Growth in the vast U.S. services sector expanded in October a bit more than economists had expected, including a slight gain in employment, according to an industry survey published Wednesday.

The Institute for Supply Management's (searchnon-manufacturing index (search) rose to 59.8 in October from 56.7 in September, above Wall Street's median estimate for a reading of 58.0.

A number above 50 indicates growth in the sector, which accounts for about 80 percent of the U.S. economy and includes everything from restaurants and hotels to banks and airlines.

The survey's employment index rose to 55.8 from 54.6 in September, while the measure of new orders rose to 60.5 from 58.5. The prices paid index climbed to 74.1 in October from 67.1 in September.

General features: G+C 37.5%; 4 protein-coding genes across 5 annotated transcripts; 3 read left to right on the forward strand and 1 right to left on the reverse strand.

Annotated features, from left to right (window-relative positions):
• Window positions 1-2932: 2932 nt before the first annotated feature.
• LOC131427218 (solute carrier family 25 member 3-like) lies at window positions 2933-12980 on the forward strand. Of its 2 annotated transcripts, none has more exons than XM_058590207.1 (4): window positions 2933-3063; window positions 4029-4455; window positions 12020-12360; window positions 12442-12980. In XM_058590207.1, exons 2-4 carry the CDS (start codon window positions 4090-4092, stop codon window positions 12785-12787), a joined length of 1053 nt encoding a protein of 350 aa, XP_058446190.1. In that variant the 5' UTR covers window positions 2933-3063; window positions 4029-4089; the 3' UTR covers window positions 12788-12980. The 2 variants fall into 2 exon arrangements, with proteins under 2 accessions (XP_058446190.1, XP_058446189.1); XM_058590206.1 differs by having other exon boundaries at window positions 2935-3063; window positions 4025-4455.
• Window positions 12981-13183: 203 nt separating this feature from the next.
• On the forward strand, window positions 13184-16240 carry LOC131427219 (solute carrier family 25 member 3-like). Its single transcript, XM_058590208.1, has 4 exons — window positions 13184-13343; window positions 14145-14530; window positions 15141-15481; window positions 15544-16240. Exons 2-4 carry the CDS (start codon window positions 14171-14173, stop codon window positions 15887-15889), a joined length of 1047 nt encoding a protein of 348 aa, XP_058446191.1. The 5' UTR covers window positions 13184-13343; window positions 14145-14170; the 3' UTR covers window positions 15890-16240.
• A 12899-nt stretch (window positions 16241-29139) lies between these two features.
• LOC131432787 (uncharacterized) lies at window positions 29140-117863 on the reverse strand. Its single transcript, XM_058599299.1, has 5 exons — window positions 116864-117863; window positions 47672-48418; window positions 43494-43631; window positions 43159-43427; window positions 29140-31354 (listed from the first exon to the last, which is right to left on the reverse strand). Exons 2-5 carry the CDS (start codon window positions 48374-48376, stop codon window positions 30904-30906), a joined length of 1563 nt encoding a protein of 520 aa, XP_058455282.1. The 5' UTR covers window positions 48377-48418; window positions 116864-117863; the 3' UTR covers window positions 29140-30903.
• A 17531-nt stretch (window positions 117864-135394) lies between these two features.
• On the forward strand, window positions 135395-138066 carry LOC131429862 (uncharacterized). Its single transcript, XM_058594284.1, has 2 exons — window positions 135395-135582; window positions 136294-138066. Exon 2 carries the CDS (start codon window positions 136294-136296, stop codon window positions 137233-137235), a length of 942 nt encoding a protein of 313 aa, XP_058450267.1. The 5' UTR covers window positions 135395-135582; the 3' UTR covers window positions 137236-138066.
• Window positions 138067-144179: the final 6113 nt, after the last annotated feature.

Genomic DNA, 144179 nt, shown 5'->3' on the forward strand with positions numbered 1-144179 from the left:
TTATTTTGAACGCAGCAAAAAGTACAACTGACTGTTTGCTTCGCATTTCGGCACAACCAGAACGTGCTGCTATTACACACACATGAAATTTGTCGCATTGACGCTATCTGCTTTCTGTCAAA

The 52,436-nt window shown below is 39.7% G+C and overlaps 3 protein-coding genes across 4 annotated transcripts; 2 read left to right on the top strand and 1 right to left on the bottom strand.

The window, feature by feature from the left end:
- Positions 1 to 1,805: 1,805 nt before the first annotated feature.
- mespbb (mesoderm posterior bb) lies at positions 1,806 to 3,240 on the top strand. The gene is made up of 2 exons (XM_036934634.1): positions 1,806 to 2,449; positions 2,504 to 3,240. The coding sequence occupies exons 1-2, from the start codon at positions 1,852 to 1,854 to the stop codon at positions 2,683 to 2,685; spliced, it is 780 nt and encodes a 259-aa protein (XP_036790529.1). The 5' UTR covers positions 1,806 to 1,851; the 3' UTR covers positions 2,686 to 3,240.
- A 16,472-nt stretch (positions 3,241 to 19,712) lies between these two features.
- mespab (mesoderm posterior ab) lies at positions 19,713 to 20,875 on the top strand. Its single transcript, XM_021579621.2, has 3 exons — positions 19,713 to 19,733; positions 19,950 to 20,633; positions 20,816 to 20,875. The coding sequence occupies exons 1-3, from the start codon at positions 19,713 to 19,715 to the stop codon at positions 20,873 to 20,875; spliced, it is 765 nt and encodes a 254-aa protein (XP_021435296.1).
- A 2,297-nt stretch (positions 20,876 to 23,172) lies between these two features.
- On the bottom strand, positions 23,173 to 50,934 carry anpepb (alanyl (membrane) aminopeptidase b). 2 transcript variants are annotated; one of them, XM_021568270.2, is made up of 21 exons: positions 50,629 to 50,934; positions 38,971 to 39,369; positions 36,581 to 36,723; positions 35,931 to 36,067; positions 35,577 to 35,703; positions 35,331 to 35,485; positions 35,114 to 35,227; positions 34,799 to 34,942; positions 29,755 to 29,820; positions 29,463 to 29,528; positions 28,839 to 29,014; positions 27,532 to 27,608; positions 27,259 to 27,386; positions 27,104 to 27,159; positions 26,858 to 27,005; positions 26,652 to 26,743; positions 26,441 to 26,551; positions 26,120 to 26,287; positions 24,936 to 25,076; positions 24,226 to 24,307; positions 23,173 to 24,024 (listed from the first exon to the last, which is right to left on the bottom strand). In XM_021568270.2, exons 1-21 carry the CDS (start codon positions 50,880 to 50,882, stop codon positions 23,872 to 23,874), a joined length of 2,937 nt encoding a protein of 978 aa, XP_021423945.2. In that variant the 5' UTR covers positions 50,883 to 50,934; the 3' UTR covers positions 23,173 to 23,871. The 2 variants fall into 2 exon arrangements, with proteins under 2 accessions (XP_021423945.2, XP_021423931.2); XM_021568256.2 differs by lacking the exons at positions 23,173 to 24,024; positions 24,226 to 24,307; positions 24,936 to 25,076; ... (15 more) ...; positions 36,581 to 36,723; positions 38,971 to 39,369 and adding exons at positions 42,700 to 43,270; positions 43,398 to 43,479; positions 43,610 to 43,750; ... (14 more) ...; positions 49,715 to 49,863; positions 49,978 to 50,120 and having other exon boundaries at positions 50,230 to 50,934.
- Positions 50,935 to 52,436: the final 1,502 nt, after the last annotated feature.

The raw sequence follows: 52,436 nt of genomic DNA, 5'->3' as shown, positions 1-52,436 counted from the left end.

"It looks like the service sector strengthened a bit, indicating broader activity," said Gary Thayer, chief economist at A.G. Edwards & Sons (search) in St. Louis, Missouri.

"Orders looked a little bit better and employment looked a little better. It looks to me as if the economy started the fourth quarter with continued good momentum from the third quarter," he said.

U.S. Treasury debt prices briefly shaved losses following the release of the data, then returned to previous levels, down sharply on the day.